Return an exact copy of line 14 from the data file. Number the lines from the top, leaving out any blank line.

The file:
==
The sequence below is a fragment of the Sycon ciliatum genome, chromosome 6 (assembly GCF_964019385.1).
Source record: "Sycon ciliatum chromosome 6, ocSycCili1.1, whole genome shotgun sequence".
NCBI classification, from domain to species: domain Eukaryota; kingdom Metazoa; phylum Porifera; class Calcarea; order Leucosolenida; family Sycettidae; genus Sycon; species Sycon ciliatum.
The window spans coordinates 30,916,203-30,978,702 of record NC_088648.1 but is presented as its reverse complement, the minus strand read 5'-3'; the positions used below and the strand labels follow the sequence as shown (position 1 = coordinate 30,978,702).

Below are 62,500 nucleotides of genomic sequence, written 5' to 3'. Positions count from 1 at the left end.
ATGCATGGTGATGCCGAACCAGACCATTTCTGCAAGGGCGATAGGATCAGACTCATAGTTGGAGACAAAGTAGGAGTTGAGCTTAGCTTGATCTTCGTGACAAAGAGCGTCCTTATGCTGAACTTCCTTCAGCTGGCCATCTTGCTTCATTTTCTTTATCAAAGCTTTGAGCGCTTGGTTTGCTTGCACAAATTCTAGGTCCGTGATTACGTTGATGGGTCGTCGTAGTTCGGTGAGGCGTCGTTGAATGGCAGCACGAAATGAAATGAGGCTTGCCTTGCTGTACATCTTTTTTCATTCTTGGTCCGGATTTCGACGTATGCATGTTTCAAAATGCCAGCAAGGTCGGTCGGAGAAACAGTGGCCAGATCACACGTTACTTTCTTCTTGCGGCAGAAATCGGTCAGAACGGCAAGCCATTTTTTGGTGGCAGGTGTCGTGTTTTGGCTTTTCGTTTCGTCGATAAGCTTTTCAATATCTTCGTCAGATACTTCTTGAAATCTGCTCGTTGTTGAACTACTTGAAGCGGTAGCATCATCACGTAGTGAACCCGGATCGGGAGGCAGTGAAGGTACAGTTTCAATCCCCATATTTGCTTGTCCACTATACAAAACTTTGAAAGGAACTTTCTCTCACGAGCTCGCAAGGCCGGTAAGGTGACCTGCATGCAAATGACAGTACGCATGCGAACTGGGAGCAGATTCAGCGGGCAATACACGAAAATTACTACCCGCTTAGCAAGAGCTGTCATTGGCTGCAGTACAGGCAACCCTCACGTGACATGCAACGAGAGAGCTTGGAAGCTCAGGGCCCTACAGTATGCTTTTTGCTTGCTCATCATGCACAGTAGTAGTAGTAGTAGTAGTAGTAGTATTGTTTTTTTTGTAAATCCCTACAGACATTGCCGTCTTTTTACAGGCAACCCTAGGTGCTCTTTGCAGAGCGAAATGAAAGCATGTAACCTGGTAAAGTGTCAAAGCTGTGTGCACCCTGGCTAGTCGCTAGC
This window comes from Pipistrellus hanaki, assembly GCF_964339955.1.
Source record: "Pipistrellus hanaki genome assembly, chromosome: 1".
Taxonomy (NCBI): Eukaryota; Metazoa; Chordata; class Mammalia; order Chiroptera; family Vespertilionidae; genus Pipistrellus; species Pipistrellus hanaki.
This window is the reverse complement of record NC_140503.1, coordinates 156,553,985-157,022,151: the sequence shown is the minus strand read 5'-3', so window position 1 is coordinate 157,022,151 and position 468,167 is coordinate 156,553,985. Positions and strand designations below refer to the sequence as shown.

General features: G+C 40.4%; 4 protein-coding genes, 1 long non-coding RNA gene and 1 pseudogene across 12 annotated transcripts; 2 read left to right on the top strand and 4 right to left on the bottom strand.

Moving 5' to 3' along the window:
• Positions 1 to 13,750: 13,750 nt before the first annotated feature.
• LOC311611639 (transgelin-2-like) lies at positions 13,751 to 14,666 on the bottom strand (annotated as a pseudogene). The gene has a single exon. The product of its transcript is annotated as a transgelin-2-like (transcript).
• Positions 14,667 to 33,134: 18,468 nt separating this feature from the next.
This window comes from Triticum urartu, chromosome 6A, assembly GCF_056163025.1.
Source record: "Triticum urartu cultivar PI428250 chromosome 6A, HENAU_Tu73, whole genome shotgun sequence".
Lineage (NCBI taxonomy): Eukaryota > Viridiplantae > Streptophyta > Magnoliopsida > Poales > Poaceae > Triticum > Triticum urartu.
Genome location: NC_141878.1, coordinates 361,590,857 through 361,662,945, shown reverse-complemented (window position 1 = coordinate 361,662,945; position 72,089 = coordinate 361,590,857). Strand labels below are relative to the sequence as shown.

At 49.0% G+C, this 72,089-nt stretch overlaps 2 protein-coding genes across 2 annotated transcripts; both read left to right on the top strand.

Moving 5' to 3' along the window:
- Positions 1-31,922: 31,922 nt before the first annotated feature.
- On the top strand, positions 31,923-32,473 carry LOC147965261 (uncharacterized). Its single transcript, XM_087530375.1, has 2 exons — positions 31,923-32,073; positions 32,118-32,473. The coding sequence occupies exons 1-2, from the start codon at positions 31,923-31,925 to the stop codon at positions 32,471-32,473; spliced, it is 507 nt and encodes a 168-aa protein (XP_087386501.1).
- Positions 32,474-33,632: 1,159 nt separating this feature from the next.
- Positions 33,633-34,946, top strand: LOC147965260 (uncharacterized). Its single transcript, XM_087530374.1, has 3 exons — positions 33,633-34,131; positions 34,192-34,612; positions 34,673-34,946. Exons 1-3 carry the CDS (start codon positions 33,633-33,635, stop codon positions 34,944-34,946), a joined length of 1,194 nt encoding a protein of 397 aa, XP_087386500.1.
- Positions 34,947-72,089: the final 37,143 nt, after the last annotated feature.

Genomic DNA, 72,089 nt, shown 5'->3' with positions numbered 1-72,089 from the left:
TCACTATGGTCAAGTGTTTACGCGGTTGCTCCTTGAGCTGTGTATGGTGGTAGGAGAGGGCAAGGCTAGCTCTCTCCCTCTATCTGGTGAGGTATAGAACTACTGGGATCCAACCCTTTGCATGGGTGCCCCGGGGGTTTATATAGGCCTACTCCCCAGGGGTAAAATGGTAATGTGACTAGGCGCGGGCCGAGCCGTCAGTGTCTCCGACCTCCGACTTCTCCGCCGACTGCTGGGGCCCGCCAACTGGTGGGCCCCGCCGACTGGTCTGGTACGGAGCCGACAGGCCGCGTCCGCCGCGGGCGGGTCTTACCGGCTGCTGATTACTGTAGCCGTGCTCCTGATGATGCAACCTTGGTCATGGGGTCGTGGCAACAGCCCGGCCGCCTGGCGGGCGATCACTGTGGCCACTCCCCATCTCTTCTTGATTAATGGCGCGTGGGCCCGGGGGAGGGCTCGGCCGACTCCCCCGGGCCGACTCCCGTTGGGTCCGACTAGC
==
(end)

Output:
• LOC311611639 (transgelin-2-like) lies at positions 13,751 to 14,666 on the bottom strand (annotated as a pseudogene). The gene has a single exon. The product of its transcript is annotated as a transgelin-2-like (transcript).